Sam is ready for his big day

John Knox

Reporter:

John Knox

Silversmiths Des Byrne (right) and David Byrne with the Sam Maguire in their workshop for refurbishment. Picture: Michael Brophy
Sam has received a good Cats licking and he is sparkling and ready to go to his new home for the next year in either Dublin or Mayo.

Sam has received a good Cats licking and he is sparkling and ready to go to his new home for the next year in either Dublin or Mayo.

The famous Sam Maguire Cup, the glittering prize for the winners of the All-Ireland senior football championship, was back in Kilkenny last week for a health check so he will be looking his best in Croke Park on September 22.

“The trophy is being cared for very well we have to say,” was the word from its creators and restorers, Des and Dave Byrne.

Actually, the trophy presented on All-Ireland final day is Sam Mark II. The original Sam was retired to the GAA museum in 1988 when the Mark II version was created by Master silversmith Des Byrne and his then apprentice, Dave Byrne at their workshop in Kilkenny Design on The Parade.

“It is hard to believe it is 25 years since we made the new trophy,” Des Byrne told us as Sam received the final polishing before being brought to Croke Park prior to the big showdown between Leinster champions, Dublin and Mayo.

“There were no major repairs to be done,” Des Byrne explained. “It needed a bit of polishing and so on after 25 years, but it is in good shape. People are looking after it well.”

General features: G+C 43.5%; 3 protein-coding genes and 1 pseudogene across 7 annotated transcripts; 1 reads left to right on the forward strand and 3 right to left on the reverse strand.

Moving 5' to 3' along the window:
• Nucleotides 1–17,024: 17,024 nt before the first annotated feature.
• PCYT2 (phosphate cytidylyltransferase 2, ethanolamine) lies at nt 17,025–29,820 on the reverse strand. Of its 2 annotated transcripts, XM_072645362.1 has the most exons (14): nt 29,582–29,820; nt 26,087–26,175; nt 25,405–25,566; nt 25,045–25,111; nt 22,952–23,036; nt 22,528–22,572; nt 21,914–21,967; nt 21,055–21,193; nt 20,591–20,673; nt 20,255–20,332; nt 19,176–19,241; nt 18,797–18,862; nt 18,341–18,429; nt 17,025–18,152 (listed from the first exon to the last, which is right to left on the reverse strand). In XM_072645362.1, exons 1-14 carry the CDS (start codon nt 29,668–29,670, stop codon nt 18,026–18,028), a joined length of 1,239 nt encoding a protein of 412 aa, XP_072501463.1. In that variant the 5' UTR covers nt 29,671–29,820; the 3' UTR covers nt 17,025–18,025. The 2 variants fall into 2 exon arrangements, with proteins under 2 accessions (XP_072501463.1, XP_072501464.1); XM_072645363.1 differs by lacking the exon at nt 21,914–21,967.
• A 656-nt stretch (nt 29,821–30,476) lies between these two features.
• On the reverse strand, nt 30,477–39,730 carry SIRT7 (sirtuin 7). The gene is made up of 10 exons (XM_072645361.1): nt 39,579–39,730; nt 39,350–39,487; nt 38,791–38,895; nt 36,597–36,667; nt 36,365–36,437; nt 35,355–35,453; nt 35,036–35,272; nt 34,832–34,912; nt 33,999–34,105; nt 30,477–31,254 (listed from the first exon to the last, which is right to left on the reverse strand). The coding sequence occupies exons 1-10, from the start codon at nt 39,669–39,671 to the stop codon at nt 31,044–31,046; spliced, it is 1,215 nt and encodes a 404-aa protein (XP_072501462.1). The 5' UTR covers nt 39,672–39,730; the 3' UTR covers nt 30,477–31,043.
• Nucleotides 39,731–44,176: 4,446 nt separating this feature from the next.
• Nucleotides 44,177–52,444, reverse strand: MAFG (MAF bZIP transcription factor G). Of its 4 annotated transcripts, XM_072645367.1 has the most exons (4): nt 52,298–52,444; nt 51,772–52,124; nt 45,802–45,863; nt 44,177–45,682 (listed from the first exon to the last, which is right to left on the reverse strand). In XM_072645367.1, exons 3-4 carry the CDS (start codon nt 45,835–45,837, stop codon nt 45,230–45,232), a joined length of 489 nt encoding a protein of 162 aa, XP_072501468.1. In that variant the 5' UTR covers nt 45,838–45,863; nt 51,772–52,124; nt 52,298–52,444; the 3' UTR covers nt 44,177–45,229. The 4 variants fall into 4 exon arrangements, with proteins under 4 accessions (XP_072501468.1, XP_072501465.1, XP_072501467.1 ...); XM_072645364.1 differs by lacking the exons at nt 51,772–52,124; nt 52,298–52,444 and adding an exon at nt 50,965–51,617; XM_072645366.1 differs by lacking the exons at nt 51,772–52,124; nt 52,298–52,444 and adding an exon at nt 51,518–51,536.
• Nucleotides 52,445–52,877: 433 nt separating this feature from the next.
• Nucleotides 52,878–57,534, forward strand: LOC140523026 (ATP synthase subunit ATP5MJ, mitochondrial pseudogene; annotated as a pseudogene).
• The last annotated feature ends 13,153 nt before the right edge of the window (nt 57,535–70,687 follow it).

Lavished care

Mr Byrne said last year’s champions, Donegal, obviously lavished care on the famous cup because it was presented to them in Kilkenny in good condition.

Sam Mark II now travels in a specially constructed metal case for safety and security reasons, and he is not suffering the same battering the original trophy had to endure, apparently.

The original Sam was first played for in 1928, and he was retired on his 60th birthday.

The new trophy, which stands 22” tall when perched on its wooden base, weighs in at 8.5 kilos.

“It was the biggest single piece of silver I have ever work on,” Des Byrne explained. “It was a great challenge to take it on. It is lovely to see it looking so well and being cared for so well.”

Sam Mark II took 500 working hours to create. The silver was painstakingly hammered out in sections before the cup was pieced together.

Hand wrought

The top bowl section of the trophy, which measures 17” x 9”, took 100 hours alone to hammer out. The trophy was hand wrought all the way before the various sections were pieced together - bowl, base with 17” circle, handles, stem and 20 Gaelic mounts, including one with an engraving of Sam Maguire.

“It appears that the trophy is being cared for much better now than in times past,” Mr Byrne said cheerily. “It has been repaired a few times during the past 25 years, but in recent times a polish and shine more or less does the job.”

It is known that Tyrone appointed a special minder to the trophy when it was in their possession, and this man travelled everywhere with it, even to the other side of the world on occasion.

“The initial building of Sam Mark II was a team effort, involving four or five people,” Des Byrne remembered. “It is great to see it looking so well and being cared for so well.”